INDIA, WHOSE OIL IMPORTS JUMPED 23% IN ONE MONTH, HAS MOVED TO CREATE A STRATEGIC PETROLEUM RESERVE.  INDONESIA, A MEMBER OF OPEC HAS ANNOUNCED THAT ITS OIL PRODUCTION WILL DROP SIGNIFICANTLY BY 2008.  JAPAN, IGNORING STIFF OPPOSITION FROM WASHINGTON, HAS SIGNED A MAJOR OIL CONTRACT WITH IRAN, AT THE SAME TIME THAT IT IS FEUDING WITH CHINA, VIETNAM AND THE PHILIPPINES OVER RELATIVELY SMALL OIL AND GAS DEPOSITS IN THE SPRATLY ISLANDS OF THE SOUTH CHINA SEA. IN ANTICIPATION OF PENDING MILITARY CONFLICT IN THE REGION CHINA HAS DECIDED TO BUILD A PIPELINE THROUGH BURMA TO THE INDIAN OCEAN SO THAT TANKERS SUPPLYING CHINA’S GROWING THIRST WILL NOT HAVE TO TRAVEL THROUGH A REGION THAT IS BECOMING INCREASINGLY DANGEROUS.  THREE BILLS HAVE BEEN INTRODUCED IN THE JAPANESE PARLIAMENT THAT WOULD SUSPEND ITS NON-VIOLENT CONSTITUTION AND PERMIT A FULL SCALE REARMAMENT.

RUSSIA, HAVING RECENTLY ADMITTED THAT ITS OIL RESERVES WERE FINITE AND THAT PRODUCTION MIGHT START TO DECLINE SHARPLY WITHIN THE NEXT FIVE YEARS HAS ANNOUNCED THAT IT WILL BUILD A PIPELINE FROM ITS SIBERIAN FIELDS TO THE PACIFIC PORTS OF VLADIVOSTOK AND SAKHALIN THUS AGREEING TO SELL ITS OIL TO JAPAN, KOREA AND THE PHILIPPINES. RUSSIA’S OTHER CHOICE WAS TO HAVE THE PIPELINE TERMINATE IN CENTRAL CHINA.  THIS WEEK IN PETROLEUM, AN INDUSTRY JOURNAL HAS REPORTED THAT NON OECD COUNTRIES HAVE BEGUN TO HOARD PETROLEUM AND 49 ARE BUYING ALL THEY CAN EVEN AT WHAT SOME ANALYSTS CALL “INFLATED” PRICES.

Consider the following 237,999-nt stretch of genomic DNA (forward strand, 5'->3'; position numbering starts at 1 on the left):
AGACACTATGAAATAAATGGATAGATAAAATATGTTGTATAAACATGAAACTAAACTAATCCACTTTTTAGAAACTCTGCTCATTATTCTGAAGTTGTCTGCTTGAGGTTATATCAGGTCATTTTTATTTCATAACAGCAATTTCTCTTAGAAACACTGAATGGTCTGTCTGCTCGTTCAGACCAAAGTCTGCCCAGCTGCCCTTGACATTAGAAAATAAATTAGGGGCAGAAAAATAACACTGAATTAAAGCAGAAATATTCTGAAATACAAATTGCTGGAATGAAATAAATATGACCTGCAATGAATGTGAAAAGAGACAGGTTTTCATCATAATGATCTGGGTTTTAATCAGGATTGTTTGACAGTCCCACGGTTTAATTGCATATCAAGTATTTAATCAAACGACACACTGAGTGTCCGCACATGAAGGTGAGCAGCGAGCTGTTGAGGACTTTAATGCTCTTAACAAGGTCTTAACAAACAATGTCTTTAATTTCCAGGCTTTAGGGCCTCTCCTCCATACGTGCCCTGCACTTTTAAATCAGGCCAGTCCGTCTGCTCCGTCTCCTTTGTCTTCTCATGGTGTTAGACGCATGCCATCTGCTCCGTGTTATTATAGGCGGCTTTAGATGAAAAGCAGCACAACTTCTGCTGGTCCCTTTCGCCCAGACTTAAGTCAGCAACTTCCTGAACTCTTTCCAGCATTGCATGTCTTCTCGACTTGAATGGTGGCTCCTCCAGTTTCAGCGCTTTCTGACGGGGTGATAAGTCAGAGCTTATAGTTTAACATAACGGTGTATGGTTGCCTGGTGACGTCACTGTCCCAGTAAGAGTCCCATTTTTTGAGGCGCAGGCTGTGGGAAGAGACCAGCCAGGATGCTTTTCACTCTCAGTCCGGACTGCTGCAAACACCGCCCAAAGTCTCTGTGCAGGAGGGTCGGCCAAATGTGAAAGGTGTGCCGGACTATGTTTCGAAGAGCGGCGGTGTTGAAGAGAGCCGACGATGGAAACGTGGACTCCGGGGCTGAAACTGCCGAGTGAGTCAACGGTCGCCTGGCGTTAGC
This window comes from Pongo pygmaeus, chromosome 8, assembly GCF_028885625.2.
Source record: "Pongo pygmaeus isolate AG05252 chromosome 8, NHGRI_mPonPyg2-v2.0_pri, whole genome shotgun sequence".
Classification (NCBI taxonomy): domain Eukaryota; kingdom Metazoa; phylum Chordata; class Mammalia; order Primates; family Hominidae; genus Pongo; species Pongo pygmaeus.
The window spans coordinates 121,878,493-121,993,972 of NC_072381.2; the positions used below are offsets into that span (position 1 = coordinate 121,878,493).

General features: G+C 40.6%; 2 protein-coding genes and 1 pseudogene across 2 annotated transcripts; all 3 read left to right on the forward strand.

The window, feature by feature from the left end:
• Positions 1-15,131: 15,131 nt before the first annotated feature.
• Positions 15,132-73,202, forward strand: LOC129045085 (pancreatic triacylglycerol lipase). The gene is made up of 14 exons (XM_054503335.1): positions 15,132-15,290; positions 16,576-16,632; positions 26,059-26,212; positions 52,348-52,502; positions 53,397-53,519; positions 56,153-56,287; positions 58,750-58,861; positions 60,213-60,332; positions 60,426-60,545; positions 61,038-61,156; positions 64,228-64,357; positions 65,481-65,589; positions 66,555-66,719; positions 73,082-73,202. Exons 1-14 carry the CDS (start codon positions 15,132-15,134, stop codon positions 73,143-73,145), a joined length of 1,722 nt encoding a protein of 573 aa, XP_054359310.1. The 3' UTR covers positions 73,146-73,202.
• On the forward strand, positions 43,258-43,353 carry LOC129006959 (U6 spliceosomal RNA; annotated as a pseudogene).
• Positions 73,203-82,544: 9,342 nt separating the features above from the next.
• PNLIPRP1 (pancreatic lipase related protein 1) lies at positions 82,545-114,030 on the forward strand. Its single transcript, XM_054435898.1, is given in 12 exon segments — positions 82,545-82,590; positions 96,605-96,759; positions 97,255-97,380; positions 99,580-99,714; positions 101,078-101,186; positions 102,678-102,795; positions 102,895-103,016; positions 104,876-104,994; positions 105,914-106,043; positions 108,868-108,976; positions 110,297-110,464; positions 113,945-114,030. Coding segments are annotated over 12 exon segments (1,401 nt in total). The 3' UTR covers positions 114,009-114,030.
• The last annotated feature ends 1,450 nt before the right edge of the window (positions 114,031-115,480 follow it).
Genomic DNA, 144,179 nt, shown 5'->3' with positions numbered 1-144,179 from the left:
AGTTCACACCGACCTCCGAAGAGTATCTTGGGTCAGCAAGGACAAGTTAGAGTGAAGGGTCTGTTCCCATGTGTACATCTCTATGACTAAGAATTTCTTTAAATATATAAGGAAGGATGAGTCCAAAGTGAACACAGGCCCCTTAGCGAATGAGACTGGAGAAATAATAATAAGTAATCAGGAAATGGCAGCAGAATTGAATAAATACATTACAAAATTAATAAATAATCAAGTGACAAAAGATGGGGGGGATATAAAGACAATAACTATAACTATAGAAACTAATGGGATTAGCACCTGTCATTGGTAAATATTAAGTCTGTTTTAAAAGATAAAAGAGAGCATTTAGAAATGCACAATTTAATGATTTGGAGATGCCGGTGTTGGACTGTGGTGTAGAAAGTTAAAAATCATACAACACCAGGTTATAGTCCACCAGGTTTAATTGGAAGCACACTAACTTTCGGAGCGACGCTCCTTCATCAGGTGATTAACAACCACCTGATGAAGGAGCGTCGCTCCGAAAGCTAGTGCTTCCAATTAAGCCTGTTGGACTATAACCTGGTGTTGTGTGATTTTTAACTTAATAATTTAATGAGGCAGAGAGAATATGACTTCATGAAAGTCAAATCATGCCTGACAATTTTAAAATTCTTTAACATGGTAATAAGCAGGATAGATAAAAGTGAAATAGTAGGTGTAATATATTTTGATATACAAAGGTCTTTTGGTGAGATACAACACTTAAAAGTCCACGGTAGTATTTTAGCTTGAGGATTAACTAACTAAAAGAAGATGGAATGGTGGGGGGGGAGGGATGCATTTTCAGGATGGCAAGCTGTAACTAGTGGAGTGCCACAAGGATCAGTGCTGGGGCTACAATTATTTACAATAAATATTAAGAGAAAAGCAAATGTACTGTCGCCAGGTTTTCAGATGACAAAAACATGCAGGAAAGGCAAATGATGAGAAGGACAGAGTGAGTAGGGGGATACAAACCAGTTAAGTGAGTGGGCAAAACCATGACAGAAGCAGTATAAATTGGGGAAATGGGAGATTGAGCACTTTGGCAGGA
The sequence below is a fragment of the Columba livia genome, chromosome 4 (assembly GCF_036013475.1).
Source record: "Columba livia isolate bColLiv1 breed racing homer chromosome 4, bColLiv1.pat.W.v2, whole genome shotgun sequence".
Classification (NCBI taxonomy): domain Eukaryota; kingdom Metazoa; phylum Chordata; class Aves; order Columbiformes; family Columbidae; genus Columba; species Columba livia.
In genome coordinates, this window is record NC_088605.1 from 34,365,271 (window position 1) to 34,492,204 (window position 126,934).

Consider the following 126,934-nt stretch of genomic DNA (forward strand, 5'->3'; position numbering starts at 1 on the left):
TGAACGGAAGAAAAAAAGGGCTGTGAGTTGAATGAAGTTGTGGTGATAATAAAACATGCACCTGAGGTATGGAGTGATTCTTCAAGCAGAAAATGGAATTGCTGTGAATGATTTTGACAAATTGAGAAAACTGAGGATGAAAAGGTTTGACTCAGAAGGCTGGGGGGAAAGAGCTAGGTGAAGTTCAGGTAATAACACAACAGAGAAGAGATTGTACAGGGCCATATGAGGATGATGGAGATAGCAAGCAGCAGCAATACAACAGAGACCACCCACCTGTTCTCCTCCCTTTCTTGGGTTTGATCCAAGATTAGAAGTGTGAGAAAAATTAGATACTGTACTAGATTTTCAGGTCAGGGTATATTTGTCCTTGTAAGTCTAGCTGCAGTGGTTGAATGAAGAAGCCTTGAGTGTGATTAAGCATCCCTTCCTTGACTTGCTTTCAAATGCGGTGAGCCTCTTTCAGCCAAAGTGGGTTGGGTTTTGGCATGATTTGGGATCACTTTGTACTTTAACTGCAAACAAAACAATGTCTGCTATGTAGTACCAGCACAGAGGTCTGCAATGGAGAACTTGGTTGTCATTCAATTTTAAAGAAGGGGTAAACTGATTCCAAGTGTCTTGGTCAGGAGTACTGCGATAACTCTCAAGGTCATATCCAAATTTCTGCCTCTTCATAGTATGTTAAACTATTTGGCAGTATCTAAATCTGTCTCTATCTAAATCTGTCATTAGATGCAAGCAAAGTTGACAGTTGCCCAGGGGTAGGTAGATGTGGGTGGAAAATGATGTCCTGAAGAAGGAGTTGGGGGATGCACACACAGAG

IN THAILAND, MANDATORY EVENING CURFEWS HAVE BEEN IMPOSED TWO NIGHTS A WEEK REQUIRING ALL BUSINESSES TO SHUT DOWN IN ORDER TO CONSERVE ENERGY.

ON AUGUST 24TH BRITAIN’S OIL DEPLETION ANALYSIS CENTER CONFIRMED, CITING DATA FROM PETROLEUM REVIEW THAT DAILY OIL DEPLETION IS NOW EXCEEDING ONE MILLION BARRELS PER DAY. IN OTHER WORDS, EVERY DAY, THE WORLD IS PRODUCING 1.14 MILLION BARRELS PER DAY LESS THAN IT DID THE DAY BEFORE. BY ANALYZING DATA FROM THE 18 LARGEST OIL PRODUCING NATIONS PETROLEUM REVIEW CALCULATED THAT PRODUCTION FROM THESE COUNTRIES PEAKED IN 1997 AT 24.7 MILLION BARRELS PER DAY AND THAT BY 2003 IT HAD FALLEN TO 22.1 MILLION BARRELS PER DAY.  ON AUGUST 21 THE HOUSTON CHRONICLE POSED A GREAT QUESTION.  IF OIL PRICES ARE SOARING AND THERE’S INSATIABLE DEMAND, WHY ISN’T THERE A BOOM IN HIRING AND CORPORATE EXPANSION? THE CHRONICLE, PAYING DUE HEED TO THE FINANCIAL MARKETS, OFFERED THE DUBIOUS EXPLANATION THAT THE OIL COMPANIES JUST DIDN’T WANT TO OVERDO THINGS AND LOOK GREEDY. IN FACT, ALL OVER THE WORLD OIL COMPANIES ARE DOWNSIZING, SELLING OFF ASSETS, LAYING OFF EMPLOYEES AND MERGING. JUST LAST WEEK IT WAS ANNOUNCED THAT FRENCH GIANT TOTAL WAS CONSIDERING A TENDER OFFER TO PURCHASE ROYAL DUTCH SHELL.  AND HERE IN THE UNITED STATES, RISING OIL PRICES HAVE FORCED MAJOR AIRLINES LIKE UNITED TO CONSIDER RAIDING CORPORATE 50 PENSION FUNDS IN ORDER TO OFFSET RISING OIL COSTS AS AN ALTERNATIVE TO BANKRUPTCY.

IN THE MEANTIME, IN THE WEST AFRICAN COUNTRY OF LIBERIA, THERE ARE REPORTS OF 10 YEAR-OLD MERCENARIES BEING RECRUITED TO FIGHT IN GUERILLA CONFLICTS IN NEIGHBORING COUNTRIES AND THERE IS NO SHORTAGE OF RECRUITS. I WONDER IF SENATOR CHUCK HAGEL OF NEBRASKA WILL SEE ANY OF THEM. HE JUST LEFT ON AN ENERGY “SAFARI” TO SCOUT WEST AFRICAN PROSPECTS, JUST ABOUT A YEAR AFTER NATO ANNOUNCED IT WAS SHIFTING ITS FOCUS TO WEST AFRICA AND THE US DELIVERED SIX OBSOLETE WARSHIPS TO THE NIGERIAN NAVY.

THIS, LADIES AND GENTLEMEN, IS JUST THE BEGINNING. AND NEITHER PRESIDENTIAL CANDIDATE HAS EVEN REMOTELY ADDRESSED THE REAL ISSUES OR DARED TO TELL THE AMERICAN PEOPLE THE WORST.  THE ONE OVERRIDING CONCERN I HAVE SEEN EXPRESSED EVERYWHERE IS “OH, NO. WE CAN’T DO THAT. IT WILL CRASH THE MARKETS.”

IS THAT THE SUM TOTAL OF HUMAN EXPRESSION AND ACHIEVEMENT? THE MARKETS?